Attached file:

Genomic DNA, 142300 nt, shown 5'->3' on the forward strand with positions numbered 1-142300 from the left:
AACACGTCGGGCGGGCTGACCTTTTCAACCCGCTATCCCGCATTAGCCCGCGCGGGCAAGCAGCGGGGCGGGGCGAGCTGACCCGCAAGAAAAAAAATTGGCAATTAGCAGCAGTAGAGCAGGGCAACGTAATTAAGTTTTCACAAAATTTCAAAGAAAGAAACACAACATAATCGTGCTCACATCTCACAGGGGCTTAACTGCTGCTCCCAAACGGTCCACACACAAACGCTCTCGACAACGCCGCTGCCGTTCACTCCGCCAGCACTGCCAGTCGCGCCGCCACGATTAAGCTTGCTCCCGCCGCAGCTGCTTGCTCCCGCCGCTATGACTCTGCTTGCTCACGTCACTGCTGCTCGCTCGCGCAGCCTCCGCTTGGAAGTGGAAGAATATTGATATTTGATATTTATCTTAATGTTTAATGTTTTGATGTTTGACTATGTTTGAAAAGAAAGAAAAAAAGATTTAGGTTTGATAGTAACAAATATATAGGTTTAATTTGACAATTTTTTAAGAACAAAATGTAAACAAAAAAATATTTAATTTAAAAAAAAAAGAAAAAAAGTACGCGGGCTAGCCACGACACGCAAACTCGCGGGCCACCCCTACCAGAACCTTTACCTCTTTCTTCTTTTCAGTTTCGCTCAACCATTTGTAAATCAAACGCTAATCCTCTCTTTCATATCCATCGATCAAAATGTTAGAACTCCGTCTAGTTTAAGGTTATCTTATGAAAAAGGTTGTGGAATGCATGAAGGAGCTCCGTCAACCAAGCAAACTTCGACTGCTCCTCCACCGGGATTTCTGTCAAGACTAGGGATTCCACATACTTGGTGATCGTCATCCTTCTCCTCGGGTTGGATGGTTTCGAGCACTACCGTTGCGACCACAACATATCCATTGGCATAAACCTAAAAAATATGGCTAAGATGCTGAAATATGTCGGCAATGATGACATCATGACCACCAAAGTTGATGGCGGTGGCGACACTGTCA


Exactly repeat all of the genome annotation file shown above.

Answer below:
Genomic DNA, 142300 nt, shown 5'->3' on the forward strand with positions numbered 1-142300 from the left:
AACACGTCGGGCGGGCTGACCTTTTCAACCCGCTATCCCGCATTAGCCCGCGCGGGCAAGCAGCGGGGCGGGGCGAGCTGACCCGCAAGAAAAAAAATTGGCAATTAGCAGCAGTAGAGCAGGGCAACGTAATTAAGTTTTCACAAAATTTCAAAGAAAGAAACACAACATAATCGTGCTCACATCTCACAGGGGCTTAACTGCTGCTCCCAAACGGTCCACACACAAACGCTCTCGACAACGCCGCTGCCGTTCACTCCGCCAGCACTGCCAGTCGCGCCGCCACGATTAAGCTTGCTCCCGCCGCAGCTGCTTGCTCCCGCCGCTATGACTCTGCTTGCTCACGTCACTGCTGCTCGCTCGCGCAGCCTCCGCTTGGAAGTGGAAGAATATTGATATTTGATATTTATCTTAATGTTTAATGTTTTGATGTTTGACTATGTTTGAAAAGAAAGAAAAAAAGATTTAGGTTTGATAGTAACAAATATATAGGTTTAATTTGACAATTTTTTAAGAACAAAATGTAAACAAAAAAATATTTAATTTAAAAAAAAAAGAAAAAAAGTACGCGGGCTAGCCACGACACGCAAACTCGCGGGCCACCCCTACCAGAACCTTTACCTCTTTCTTCTTTTCAGTTTCGCTCAACCATTTGTAAATCAAACGCTAATCCTCTCTTTCATATCCATCGATCAAAATGTTAGAACTCCGTCTAGTTTAAGGTTATCTTATGAAAAAGGTTGTGGAATGCATGAAGGAGCTCCGTCAACCAAGCAAACTTCGACTGCTCCTCCACCGGGATTTCTGTCAAGACTAGGGATTCCACATACTTGGTGATCGTCATCCTTCTCCTCGGGTTGGATGGTTTCGAGCACTACCGTTGCGACCACAACATATCCATTGGCATAAACCTAAAAAATATGGCTAAGATGCTGAAATATGTCGGCAATGATGACATCATGACCACCAAAGTTGATGGCGGTGGCGACACTGTCA